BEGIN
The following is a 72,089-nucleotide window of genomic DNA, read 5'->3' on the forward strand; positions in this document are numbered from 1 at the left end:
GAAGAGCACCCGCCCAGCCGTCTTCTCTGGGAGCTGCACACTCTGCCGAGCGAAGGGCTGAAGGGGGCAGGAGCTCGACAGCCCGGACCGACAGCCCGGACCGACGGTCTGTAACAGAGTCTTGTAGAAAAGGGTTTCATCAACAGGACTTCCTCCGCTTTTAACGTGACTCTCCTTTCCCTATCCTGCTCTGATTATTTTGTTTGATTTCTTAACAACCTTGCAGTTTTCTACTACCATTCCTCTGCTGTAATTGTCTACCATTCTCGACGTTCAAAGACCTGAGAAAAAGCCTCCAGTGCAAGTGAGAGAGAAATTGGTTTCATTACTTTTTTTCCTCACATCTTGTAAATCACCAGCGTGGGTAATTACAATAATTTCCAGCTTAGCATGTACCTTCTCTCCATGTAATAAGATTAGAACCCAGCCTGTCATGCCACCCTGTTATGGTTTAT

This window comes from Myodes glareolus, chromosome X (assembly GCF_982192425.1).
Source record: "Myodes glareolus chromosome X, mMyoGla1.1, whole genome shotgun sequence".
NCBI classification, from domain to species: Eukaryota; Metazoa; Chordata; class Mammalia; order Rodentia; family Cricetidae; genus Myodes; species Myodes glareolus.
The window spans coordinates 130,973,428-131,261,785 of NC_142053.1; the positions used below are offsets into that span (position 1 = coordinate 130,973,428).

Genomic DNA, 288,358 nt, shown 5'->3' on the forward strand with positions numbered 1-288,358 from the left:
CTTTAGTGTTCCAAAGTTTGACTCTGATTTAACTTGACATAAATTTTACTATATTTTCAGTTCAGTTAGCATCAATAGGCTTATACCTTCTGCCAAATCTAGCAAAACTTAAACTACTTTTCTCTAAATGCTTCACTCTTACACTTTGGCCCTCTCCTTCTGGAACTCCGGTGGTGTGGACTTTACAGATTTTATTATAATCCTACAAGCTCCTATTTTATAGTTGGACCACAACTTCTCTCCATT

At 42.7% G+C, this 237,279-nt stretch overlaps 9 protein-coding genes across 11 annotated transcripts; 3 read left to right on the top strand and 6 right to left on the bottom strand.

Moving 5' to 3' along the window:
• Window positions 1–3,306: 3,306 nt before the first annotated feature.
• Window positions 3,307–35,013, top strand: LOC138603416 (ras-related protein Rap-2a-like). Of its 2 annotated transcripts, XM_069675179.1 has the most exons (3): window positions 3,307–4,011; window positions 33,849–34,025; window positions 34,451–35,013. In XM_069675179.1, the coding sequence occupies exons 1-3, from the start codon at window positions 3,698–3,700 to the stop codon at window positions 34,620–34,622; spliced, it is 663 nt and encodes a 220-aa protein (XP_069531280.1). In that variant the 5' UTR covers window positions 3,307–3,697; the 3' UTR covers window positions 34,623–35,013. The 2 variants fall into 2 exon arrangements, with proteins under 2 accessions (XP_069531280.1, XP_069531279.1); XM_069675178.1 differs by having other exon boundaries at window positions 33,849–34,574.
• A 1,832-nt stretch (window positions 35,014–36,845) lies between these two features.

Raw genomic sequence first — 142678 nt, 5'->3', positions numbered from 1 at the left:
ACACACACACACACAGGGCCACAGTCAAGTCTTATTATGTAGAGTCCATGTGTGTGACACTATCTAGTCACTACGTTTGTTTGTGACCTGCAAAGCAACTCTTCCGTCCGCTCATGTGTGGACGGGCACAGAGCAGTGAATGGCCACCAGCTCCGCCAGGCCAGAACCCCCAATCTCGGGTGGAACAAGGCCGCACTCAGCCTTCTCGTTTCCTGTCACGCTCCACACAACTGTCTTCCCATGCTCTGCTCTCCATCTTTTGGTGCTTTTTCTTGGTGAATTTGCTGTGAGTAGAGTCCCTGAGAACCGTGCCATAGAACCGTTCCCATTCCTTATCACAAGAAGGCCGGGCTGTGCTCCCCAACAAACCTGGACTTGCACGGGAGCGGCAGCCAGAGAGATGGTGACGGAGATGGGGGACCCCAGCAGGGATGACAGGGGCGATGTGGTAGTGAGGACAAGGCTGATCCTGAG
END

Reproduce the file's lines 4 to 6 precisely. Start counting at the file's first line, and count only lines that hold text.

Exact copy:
Source record: "Myodes glareolus chromosome X, mMyoGla1.1, whole genome shotgun sequence".
NCBI classification, from domain to species: Eukaryota; Metazoa; Chordata; class Mammalia; order Rodentia; family Cricetidae; genus Myodes; species Myodes glareolus.
The window spans coordinates 130,973,428-131,261,785 of NC_142053.1; the positions used below are offsets into that span (position 1 = coordinate 130,973,428).